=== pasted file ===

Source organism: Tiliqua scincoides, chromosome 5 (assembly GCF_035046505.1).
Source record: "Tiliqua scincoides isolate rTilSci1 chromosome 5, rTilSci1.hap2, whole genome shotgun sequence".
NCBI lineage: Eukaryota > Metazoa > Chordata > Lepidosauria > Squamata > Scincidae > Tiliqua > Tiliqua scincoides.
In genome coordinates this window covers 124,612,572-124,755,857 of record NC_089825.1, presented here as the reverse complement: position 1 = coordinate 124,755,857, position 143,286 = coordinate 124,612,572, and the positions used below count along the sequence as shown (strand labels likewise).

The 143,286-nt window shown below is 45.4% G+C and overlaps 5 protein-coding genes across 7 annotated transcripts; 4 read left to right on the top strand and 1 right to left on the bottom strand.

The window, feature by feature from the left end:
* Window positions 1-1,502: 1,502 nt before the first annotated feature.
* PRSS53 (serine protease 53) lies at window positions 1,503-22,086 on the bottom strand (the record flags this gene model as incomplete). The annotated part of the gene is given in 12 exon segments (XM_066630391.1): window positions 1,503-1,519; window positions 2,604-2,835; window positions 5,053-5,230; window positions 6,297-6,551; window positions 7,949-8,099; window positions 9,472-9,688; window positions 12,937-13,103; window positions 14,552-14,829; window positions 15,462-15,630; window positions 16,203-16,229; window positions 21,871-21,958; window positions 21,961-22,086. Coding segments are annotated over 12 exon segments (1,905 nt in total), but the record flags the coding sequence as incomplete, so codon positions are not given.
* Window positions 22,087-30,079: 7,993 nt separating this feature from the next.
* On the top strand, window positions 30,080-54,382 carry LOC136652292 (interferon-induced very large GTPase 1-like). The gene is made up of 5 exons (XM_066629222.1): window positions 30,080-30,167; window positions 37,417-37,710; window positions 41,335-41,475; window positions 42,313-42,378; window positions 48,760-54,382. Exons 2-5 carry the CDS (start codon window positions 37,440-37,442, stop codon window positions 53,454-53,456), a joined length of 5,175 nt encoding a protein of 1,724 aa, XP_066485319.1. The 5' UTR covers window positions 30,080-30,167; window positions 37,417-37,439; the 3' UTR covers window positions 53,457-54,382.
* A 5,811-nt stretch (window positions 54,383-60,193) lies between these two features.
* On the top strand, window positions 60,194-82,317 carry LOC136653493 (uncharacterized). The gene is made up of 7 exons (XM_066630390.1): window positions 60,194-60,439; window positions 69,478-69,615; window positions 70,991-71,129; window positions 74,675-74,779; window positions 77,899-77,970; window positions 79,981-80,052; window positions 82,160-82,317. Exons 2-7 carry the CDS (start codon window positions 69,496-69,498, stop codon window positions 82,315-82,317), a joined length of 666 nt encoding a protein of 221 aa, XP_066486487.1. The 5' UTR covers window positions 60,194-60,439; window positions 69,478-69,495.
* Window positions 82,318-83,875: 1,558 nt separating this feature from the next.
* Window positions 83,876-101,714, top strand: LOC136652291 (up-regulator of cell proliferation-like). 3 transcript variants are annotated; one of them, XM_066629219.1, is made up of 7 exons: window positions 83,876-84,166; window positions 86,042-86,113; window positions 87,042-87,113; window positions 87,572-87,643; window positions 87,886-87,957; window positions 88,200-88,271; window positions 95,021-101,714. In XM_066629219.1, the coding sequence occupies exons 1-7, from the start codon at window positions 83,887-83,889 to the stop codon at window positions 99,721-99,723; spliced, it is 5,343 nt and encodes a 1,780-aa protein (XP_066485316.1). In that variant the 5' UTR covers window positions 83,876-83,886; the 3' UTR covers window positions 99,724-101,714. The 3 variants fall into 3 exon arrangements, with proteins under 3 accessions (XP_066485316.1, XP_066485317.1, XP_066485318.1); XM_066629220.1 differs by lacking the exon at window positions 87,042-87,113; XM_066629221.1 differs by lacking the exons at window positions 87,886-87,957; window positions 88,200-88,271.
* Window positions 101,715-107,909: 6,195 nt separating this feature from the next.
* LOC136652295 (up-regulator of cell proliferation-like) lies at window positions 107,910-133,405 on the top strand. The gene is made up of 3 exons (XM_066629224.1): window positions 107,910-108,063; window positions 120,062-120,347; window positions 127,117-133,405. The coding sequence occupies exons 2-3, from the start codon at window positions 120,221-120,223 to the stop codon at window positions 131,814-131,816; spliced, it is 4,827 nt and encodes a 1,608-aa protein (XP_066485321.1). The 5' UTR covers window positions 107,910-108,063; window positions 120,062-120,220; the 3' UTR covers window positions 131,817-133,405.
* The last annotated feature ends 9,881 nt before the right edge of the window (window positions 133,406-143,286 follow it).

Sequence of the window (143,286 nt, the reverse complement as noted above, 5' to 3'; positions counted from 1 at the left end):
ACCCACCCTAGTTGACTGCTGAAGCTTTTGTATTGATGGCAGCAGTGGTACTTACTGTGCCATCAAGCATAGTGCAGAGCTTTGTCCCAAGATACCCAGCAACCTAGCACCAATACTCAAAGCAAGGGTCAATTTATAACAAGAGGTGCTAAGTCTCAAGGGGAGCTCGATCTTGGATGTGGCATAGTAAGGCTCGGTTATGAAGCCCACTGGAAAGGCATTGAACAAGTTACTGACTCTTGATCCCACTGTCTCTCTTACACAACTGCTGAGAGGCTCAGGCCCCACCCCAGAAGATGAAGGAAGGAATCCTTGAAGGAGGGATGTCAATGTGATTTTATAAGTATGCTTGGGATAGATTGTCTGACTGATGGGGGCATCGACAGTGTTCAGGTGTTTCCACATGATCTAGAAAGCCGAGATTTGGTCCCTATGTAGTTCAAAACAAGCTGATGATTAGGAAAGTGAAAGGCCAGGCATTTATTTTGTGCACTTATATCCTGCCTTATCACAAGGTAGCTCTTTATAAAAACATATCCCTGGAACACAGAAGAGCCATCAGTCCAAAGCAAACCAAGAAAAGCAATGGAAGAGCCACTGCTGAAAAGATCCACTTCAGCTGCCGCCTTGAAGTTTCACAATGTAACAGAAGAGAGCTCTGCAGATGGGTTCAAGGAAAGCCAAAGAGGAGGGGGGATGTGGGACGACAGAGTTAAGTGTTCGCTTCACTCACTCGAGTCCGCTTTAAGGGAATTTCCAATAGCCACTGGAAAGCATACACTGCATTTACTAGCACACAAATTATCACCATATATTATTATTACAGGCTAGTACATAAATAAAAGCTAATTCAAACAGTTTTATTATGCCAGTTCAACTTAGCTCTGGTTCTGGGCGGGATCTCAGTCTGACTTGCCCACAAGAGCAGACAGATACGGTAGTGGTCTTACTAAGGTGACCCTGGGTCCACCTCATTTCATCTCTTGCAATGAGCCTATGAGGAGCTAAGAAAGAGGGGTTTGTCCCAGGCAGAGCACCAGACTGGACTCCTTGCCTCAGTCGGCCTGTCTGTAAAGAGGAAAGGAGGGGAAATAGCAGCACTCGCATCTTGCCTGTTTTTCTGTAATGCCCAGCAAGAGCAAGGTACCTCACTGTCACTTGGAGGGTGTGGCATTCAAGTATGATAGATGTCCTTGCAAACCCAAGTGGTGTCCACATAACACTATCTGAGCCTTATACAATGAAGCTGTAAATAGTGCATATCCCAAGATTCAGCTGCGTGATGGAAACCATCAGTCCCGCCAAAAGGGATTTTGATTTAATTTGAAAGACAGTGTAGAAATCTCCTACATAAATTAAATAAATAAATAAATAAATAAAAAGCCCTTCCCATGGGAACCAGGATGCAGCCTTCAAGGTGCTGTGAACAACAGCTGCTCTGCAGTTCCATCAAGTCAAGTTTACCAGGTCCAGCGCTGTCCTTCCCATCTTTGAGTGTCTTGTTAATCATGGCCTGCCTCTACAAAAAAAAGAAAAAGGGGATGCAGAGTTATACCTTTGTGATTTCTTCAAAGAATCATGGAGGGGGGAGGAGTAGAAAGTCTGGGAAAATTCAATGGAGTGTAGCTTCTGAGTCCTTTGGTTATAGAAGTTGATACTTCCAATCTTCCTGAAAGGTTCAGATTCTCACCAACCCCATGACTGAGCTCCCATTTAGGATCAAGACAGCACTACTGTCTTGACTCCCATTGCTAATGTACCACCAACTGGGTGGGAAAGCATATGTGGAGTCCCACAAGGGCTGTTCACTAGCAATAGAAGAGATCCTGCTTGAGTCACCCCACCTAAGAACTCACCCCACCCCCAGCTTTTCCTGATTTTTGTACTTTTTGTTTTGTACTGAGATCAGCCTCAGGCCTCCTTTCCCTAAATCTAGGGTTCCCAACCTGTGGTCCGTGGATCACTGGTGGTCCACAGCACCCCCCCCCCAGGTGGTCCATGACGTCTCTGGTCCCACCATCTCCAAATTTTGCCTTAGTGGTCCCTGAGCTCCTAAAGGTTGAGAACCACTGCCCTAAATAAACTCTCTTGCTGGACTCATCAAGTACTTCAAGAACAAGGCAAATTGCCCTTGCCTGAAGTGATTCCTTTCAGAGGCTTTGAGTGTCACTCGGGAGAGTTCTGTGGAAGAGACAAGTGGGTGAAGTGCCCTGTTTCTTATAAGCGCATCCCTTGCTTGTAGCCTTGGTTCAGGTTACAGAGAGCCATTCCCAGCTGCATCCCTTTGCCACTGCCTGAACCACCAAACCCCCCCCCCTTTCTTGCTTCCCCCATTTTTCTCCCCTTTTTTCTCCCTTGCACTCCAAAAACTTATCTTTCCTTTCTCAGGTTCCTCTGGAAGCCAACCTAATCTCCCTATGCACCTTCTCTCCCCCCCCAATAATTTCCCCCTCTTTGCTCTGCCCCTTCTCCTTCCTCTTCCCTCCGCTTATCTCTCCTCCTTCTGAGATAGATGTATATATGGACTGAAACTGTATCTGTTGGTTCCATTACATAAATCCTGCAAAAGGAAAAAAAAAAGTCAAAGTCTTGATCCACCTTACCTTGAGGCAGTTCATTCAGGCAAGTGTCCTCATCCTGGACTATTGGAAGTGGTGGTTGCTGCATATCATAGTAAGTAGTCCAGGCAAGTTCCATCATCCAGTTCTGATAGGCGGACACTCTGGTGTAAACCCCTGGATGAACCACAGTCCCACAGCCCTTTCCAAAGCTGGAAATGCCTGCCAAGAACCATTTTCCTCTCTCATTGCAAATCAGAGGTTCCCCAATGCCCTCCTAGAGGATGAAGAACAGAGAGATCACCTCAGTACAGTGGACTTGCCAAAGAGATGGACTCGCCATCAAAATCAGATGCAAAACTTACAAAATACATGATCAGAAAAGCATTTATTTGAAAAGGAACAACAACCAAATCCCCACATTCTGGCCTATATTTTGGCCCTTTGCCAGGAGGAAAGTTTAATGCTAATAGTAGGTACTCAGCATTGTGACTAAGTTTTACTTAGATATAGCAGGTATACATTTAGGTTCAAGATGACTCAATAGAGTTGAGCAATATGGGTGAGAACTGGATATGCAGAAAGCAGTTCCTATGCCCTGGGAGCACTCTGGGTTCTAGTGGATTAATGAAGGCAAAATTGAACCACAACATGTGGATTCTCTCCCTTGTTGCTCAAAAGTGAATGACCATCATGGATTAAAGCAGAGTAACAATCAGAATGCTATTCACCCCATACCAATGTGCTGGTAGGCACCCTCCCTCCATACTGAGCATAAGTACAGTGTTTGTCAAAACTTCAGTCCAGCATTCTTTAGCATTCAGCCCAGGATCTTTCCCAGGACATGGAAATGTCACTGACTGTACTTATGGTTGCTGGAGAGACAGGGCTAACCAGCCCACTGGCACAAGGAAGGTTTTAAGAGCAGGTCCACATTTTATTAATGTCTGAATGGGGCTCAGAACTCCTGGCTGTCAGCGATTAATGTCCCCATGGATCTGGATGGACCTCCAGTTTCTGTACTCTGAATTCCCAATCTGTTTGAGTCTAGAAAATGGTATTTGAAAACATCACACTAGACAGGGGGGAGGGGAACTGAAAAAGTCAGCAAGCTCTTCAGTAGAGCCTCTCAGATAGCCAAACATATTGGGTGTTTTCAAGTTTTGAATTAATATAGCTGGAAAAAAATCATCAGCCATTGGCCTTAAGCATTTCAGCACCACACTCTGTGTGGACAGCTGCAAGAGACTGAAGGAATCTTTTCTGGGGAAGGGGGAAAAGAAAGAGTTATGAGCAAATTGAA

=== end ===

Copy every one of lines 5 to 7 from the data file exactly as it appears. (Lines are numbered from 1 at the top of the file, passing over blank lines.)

The 143,286-nt window shown below is 45.4% G+C and overlaps 5 protein-coding genes across 7 annotated transcripts; 4 read left to right on the top strand and 1 right to left on the bottom strand.

The window, feature by feature from the left end:
* Window positions 1-1,502: 1,502 nt before the first annotated feature.